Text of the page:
Defense Date

2006

Document Type

Dissertation

Degree Name

Doctor of Philosophy

Department

Biostatistics

First Advisor

Dr. Chris Gennings

Abstract

An alternative to the full factorial design, the ray design is appropriate for investigating a mixture of c chemicals, which are present according to a fixed mixing ratio, called the mixture ray. Using single chemical and mixture ray data, we can investigate interaction among the chemicals in a particular mixture. Statistical models have been used to describe the dose-response relationship of the single agents and the mixture; additivity is tested through the significance of model parameters associated with the coincidence of the additivity and mixture models.It is often assumed that a chemical or mixture must be administered above an unknown dose threshold in order to produce an effect different from background. Risk assessors often assume that interactions are a high-dose phenomenon, indicating that doses below the unknown interaction threshold are associated with additivity. We developed methodology that allows the user to simultaneously estimate the dose threshold and the interaction threshold. This methodology allows us to test for interaction and, secondarily, to test for a region of additivity. The methodology and optimal design characteristics were illustrated using a mixture of nine haloacetic acids.The application of statistical optimality criteria to the development of experimental designs is vital to the successful study of complex mixtures. Since the optimal design depends on the model of interest and the planned method of analysis, developments in statistical methodology should necessarily correspond to consideration of the experimental design characteristics necessary to implement them. The Flexible Single Chemical Required methodology is based on an implicit statement of additivity. We developed a method for constructing the parameter covariance matrix, which forms the basis of many alphabetic optimality criteria, for the implicit FSCR models. The method was demonstrated for a fixed-ratio mixture of 18 chemicals; the original mixture experiment comprises the first stage data, and the optimal second stage design was presented. Waldtype procedures for hypothesis testing in nonlinear models are based on a linear approximation. As a result, likelihood ratio-based procedures may be preferred over Waldtype procedures. We developed a procedure for using the likelihood ratio-based lower confidence bound as an optimality criterion, which can be used to find the optimal second stage design for improving the inference on a particular model parameter. The method was demonstrated for a single agent, as a means of improving the inference on the dose threshold.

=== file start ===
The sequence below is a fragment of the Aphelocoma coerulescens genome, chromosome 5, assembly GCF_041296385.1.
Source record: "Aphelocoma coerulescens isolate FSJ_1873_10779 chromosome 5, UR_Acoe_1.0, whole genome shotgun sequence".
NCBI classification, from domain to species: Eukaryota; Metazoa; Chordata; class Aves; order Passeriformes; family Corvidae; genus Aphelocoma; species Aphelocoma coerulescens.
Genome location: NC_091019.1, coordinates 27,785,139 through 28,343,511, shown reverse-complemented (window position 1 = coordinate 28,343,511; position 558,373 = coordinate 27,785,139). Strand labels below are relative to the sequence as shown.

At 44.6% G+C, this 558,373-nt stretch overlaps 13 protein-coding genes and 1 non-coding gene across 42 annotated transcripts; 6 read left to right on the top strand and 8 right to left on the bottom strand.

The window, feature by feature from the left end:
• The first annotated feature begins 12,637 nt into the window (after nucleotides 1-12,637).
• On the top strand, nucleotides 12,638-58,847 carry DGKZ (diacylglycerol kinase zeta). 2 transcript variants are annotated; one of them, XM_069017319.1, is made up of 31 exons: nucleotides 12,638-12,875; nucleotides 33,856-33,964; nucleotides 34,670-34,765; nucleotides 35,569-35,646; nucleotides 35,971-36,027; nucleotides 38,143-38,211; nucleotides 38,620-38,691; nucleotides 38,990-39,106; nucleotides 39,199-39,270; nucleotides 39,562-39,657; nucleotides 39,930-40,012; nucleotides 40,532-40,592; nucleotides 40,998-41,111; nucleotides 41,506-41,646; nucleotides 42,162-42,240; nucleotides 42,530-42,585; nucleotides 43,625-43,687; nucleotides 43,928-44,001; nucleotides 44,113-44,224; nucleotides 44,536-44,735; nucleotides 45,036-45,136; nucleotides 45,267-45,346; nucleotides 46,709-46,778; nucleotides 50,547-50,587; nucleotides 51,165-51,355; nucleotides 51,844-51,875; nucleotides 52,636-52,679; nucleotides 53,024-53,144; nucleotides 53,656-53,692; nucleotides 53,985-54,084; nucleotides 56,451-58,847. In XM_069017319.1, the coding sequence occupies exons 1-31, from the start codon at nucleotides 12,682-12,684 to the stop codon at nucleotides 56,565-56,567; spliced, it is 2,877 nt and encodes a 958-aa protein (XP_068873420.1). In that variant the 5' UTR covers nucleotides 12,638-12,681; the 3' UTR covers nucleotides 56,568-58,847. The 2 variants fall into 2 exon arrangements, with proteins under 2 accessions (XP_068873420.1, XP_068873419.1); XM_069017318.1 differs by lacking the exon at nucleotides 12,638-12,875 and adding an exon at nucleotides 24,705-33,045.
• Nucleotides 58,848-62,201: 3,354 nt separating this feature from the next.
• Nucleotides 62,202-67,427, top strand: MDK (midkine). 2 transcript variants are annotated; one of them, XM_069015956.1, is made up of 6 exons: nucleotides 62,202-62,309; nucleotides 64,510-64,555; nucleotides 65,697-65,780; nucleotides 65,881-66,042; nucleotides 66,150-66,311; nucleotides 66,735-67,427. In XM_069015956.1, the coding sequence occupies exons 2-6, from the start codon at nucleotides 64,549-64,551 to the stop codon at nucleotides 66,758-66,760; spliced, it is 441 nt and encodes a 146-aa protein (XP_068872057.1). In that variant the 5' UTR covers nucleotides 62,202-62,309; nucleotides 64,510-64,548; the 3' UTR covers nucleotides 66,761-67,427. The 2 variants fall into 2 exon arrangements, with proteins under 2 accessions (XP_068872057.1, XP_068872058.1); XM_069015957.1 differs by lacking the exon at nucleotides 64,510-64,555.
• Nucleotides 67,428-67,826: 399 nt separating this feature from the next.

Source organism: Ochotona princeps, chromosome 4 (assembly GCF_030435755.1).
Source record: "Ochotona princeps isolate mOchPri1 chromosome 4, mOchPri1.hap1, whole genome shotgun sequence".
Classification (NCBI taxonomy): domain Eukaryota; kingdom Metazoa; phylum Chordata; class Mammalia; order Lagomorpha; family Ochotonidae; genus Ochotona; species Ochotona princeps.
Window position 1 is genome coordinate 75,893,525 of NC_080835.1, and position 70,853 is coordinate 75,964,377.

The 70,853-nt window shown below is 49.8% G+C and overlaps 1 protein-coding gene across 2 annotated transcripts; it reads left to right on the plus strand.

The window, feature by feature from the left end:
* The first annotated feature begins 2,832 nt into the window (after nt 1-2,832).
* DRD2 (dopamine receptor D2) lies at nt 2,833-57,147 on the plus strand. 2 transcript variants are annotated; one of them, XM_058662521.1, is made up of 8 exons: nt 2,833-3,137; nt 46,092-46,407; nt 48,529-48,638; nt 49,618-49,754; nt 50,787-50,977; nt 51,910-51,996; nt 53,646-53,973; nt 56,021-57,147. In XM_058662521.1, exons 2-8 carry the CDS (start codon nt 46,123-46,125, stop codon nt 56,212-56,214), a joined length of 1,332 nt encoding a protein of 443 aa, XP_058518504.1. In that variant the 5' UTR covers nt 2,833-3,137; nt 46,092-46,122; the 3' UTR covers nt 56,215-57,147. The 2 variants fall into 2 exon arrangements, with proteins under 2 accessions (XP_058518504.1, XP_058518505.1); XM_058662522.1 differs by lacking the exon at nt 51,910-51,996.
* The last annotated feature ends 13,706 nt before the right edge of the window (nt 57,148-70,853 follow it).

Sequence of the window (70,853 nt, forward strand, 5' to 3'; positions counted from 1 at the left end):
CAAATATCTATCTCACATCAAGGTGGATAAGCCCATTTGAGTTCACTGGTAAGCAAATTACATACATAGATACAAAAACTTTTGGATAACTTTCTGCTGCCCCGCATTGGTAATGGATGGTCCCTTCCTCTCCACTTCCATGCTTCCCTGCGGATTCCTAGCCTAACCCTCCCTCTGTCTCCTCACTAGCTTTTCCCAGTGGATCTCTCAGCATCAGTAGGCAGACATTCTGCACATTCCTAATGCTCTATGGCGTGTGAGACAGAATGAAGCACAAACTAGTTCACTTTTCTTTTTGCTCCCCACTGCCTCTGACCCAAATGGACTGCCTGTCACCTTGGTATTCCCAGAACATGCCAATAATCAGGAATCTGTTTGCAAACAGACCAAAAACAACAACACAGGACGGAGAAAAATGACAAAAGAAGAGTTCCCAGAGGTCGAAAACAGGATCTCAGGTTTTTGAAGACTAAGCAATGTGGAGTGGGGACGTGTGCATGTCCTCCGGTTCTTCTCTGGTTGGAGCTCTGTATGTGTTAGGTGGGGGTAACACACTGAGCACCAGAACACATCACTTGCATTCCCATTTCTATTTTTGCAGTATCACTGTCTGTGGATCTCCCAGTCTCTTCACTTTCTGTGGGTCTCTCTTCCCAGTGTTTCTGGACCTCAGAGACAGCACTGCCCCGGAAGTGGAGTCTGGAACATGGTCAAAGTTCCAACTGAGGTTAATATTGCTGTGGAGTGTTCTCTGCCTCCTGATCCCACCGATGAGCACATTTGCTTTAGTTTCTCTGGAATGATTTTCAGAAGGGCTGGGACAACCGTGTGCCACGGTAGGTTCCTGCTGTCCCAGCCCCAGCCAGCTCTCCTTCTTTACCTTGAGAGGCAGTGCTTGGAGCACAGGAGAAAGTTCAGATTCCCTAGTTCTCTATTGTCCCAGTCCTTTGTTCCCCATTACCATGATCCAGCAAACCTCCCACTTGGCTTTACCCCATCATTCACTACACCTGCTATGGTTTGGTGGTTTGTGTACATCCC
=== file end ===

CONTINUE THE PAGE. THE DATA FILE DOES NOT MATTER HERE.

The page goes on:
Rights

© The Author

Is Part Of

VCU University Archives

Is Part Of

VCU Theses and Dissertations

Date of Submission

June 2008

Included in

Biostatistics Commons

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